What have they done?
By Maria Taylor.
A WILDLIFE TRAGEDY and regional community water debacle with huge fish kills in a depleted river system, the Barwon–Darling, in recent weeks has shone the spotlight squarely on the NSW National Party. Few people realise the extent of the party’s decision-making power over public resources of land, water, forests and wildlife in the state.
It all falls under the NSW Department of Industry portfolio with Monaro representative John Barilaro, Nationals leader and Deputy Premier, at the helm. The Industry portfolio is stacked with National Party functionaries.
The Coalition Government of Gladys Berejiklian, and Mike Baird before her, handed all the regional ‘bush’, i.e. natural environment, portfolios to the minimally representative National Party (which garners less than five percent of votes nationally).
Hailing from Goulburn and a member in the NSW Upper House, Blair was selected for the job of managing the state’s water, public lands and wildlife in the interests of agriculture. His own background involved managing trees and parks for local councils and heading a worksafe consultancy. Ecological and environmental expertise don’t appear high on the resume or the brief.
Armed with a memorandum of understanding with the conservative NSW Farmers organisation about what Primary Industries should accomplish, among other projects Blair and Barilaro in September last year declared open season on the state’s kangaroos.
This carnage (with hundreds of thousands of additional deaths promised) looked for all the world like a voodoo traditional remedy against the drought besetting NSW graziers while cynics saw a pitch for the rural vote in March (while shifting the on-ground administration of the unmonitored killing program onto National Parks).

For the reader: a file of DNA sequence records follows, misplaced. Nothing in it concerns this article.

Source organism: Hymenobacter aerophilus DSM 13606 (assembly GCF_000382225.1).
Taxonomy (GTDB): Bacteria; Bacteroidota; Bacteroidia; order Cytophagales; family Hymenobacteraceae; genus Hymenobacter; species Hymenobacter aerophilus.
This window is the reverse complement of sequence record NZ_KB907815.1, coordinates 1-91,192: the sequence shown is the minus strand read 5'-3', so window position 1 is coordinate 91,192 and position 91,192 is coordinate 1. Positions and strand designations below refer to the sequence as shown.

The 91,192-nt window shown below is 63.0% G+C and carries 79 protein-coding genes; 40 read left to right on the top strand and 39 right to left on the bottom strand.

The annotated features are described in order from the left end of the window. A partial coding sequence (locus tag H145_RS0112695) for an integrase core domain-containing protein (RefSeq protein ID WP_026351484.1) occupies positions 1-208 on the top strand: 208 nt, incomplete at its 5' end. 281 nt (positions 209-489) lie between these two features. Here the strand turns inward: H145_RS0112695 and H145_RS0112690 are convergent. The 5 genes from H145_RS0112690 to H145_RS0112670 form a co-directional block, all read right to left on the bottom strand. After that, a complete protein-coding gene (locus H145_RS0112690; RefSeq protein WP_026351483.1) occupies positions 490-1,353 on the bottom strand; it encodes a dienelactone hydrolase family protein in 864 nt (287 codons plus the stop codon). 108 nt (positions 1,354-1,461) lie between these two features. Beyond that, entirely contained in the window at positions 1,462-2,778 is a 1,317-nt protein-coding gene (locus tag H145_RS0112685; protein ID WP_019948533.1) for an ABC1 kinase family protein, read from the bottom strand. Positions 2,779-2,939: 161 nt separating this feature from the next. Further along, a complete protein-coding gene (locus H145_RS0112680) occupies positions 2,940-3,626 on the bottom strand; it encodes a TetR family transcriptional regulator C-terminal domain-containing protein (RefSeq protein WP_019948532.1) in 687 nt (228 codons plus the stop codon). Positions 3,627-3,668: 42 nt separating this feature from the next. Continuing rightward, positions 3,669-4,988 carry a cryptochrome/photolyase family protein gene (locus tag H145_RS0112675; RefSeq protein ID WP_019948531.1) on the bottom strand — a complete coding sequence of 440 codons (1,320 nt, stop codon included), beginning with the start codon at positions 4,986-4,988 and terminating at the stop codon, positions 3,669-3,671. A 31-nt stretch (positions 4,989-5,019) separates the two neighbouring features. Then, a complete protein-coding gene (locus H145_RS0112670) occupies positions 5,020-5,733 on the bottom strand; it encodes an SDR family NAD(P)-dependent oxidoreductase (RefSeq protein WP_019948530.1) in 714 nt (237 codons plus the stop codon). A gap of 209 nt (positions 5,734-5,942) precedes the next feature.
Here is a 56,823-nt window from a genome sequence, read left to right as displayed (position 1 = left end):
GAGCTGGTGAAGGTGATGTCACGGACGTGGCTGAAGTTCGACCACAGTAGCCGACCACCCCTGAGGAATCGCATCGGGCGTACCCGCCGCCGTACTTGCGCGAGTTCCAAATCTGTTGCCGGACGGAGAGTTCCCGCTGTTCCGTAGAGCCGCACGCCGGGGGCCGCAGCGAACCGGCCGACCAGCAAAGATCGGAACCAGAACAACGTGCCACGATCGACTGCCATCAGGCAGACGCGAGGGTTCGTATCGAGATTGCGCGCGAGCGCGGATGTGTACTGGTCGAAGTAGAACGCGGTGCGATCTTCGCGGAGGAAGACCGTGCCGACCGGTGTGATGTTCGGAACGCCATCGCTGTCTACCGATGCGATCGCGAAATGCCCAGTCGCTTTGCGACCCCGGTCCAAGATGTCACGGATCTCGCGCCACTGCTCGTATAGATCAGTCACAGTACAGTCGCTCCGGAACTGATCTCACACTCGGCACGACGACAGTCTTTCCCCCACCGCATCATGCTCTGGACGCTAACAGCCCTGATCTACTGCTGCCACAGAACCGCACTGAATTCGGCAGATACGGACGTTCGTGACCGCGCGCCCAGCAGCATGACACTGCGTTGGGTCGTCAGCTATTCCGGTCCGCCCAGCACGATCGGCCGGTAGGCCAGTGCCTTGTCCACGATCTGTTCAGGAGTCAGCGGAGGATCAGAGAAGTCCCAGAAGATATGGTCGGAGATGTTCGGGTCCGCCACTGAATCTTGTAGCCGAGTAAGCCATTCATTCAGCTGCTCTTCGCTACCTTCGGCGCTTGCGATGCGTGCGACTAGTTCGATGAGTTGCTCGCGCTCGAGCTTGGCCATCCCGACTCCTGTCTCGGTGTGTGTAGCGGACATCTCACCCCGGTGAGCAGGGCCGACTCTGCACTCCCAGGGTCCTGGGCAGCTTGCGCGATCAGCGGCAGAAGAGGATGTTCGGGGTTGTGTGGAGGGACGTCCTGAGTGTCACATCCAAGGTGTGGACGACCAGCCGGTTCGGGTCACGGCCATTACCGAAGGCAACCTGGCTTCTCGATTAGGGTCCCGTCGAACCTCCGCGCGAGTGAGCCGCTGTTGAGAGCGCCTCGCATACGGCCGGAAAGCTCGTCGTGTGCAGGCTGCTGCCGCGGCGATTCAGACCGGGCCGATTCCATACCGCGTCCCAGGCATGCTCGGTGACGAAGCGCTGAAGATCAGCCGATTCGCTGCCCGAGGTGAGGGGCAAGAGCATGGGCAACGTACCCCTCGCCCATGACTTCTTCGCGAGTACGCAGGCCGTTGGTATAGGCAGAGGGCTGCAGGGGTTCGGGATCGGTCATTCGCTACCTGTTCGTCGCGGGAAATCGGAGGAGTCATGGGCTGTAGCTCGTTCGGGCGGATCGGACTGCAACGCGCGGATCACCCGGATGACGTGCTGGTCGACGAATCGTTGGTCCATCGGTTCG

Native veg, fisheries, forests and so-called biosecurity
On Blair’s watch native vegetation protections were overturned in favour of farmer self-assessment, i.e. on whether native bush on private land should be pushed over. This meant losing public control over habitat for vulnerable wildlife including the koala and increasing greenhouse gases with loss of trees as happened in Queensland.
With Primary Industries Deputy for Lands and Forestry Paul Toole (another National Party rep) assisting, crown land sell-offs have been canvassed, including proposals to divest the iconic travelling stock routes.
Fisheries, biosecurity and forests also come under this departmental umbrella. Perhaps unsurprisingly marine parks have come under threat; dingos have been branded ‘wild dog’ ‘biosecurity’ threats that require a major Local Land Services killing campaign with public funds (again see the hand of NSW graziers); and native forest logging has been ramped up.
Logging the Corn Trail and tales of corruption
Since late 2018 logging has started on the iconic Corn Trail from Braidwood to the coast. The trail has strong indigenous and colonial heritage values and now is a popular hiking trail. The logging threatens spotted quoll habitat and remnant rainforest.
Preceding the current water management scandal, NSW Water (under Blair, along with the federal National Party-led water ministry — was that Barnaby Joyce?) attracted a major expose by ABC 4 Corners. The program led to corruption charges against NSW departmental officials working closely with big irrigators.
Even the Daily Telegraph got into expose mode. Diverging from the normally more favourable approach (by their boss News Limited) to reactionary, backward-looking politics, the paper documented and criticised the number of National Party-linked bureaucrats being seeded into the Department of Primary Industries under Niall Blair.
It all adds up to a damning picture of cronyism, destruction and mismanagement of the public interest estate in NSW — by politicians who are asking for re-election in March on this record.
“The Nats are plagued by scandal, vested with bullies and riddled with incompetence,” Taggart told Guardian Australia.
“The one thing they were supposed to be good at were looking after farmers and they have failed at that. Look at the management of the Murray–Darling . . . they get less votes than the Greens, yet they exercise more power over us.”
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FEATURE IMAGERY: Sue Van Homrigh. ABOVE: The Hon Niall Blair, MLC. www.parliament.nsw.gov.au
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